Every week I meet people coming from other churches. This dynamic presents an acute problem. Often, people coming from another church carry cultural baggage and the expectation that Saddleback will be like the church they left. But the vision of the church someone just left isn’t the key issue. What matters is the vision you have as the spiritual leader of your congregation.
You must continually clarify and communicate your church’s vision to everyone who walks through the doors. You must make clear what you are doing and why you are doing it. No one can be left in the dark to the question of vision.
At Saddleback, we constantly communicate our vision through Class 101, through our website and social media, and in any other way we possibly can. Our purpose for being is always out front where everyone can see it. Everyone needs to know why we are here and catch our vision.
Vision is the Difference Between Management and Leadership
Management consists primarily of three things: analysis, problem solving, and planning. If you go to any management course, it will be composed of those three things. But leadership consists of vision and values and the communication of those things. If you don’t clarify God’s purposes as the leader, who is going to do so?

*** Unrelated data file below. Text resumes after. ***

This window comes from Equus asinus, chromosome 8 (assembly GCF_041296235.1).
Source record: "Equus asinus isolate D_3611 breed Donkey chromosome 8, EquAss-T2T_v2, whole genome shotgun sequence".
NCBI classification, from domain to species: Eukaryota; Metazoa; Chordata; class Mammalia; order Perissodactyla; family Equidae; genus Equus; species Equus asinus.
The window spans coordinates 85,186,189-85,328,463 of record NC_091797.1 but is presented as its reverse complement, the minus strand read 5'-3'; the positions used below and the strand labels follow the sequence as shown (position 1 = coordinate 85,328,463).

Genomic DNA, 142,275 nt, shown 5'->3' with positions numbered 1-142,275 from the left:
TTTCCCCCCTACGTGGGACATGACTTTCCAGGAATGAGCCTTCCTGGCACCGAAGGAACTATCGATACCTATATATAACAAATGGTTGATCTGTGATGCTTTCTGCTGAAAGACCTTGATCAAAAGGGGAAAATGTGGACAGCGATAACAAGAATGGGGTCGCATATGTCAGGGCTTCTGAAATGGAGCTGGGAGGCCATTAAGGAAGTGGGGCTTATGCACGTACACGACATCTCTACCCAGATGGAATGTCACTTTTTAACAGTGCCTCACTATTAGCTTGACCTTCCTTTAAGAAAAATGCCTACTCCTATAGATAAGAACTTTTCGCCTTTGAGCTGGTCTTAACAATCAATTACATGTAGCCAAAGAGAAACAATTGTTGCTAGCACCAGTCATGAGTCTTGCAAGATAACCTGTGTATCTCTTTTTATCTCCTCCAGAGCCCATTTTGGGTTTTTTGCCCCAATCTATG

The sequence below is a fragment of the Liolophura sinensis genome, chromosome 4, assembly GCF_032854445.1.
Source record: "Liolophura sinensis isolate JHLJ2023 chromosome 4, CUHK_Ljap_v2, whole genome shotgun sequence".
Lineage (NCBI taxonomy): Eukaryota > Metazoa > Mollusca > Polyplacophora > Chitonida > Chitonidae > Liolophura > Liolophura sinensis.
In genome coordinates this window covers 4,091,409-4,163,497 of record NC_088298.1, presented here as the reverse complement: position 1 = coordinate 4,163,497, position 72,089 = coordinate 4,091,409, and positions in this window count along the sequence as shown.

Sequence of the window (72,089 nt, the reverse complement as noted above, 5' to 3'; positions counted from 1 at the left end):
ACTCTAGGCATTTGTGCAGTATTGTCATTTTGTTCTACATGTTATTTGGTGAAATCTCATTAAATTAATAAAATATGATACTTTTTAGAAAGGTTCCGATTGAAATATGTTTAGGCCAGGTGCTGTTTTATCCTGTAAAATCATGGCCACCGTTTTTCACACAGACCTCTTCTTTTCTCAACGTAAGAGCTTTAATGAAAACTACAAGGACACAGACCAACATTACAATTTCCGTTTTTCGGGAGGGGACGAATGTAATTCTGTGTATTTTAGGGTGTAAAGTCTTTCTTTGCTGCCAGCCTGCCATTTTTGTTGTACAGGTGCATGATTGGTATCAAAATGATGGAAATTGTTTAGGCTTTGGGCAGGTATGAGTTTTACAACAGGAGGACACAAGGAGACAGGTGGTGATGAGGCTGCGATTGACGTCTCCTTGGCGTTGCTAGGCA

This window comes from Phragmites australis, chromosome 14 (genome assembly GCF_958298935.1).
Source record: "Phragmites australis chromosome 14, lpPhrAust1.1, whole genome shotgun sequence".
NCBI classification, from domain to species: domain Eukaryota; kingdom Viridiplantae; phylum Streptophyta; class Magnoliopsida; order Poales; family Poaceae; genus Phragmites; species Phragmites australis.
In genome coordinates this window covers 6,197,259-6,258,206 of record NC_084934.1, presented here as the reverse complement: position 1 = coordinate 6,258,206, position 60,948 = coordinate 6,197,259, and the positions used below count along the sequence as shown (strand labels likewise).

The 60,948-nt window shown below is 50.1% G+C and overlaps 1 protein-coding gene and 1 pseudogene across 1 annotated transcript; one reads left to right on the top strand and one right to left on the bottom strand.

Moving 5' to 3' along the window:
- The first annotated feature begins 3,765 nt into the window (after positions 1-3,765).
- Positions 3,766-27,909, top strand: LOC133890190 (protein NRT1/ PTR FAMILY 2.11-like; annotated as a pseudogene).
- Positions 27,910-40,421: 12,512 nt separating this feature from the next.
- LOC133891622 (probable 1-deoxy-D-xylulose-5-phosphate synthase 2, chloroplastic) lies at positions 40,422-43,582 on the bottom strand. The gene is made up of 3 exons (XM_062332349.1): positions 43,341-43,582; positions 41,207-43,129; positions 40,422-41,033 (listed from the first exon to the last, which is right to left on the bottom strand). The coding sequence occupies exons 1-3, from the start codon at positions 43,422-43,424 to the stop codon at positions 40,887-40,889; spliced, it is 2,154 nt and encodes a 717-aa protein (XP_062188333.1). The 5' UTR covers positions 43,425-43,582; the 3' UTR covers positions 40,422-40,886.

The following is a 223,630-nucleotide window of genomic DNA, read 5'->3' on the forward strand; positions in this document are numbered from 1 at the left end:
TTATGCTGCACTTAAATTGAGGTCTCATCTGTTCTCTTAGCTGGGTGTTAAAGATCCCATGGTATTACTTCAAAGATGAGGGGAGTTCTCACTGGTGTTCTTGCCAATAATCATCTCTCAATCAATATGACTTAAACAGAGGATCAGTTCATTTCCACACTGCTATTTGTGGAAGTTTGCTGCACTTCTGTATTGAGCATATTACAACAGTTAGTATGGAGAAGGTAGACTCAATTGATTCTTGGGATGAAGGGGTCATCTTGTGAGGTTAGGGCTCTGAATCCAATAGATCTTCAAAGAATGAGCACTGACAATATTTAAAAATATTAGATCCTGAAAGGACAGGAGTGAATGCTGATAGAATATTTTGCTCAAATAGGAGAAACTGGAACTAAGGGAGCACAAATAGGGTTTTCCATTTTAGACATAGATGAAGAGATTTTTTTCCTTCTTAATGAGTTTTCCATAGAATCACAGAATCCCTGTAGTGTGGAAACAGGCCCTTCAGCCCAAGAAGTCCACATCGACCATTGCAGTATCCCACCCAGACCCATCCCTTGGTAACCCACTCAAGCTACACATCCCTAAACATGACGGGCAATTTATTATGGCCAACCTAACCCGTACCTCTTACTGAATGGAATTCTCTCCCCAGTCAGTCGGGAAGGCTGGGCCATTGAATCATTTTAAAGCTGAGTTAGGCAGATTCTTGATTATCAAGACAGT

Most churches are over-managed and under-led. Your church needs to be managed, but it also needs to be led. You have to have both.
When you only have management in the church, you get the problem of paralysis of analysis. Management without leadership results in constantly analyzing and looking, but never actually doing anything. You need managers within the church as well. Without them you end up with a church that makes decisions without direction.
Vision is Powerful
Some people have dreams, but not vision. There is a difference. A vision is a pragmatic dream. Lots of people have great dreams. They have grand ideas of all they would like to accomplish, but they can never get their dreams in a concrete form where they can do something about it.
A vision is a dream that can be implemented. It’s specific. Nothing becomes dynamic until it becomes specific.
When you look out on a congregation filled with people who have been reached with the good news of Jesus, whose lives have been eternally changed by God’s power, you get to witness the power of the vision God has placed in the heart of every church leader.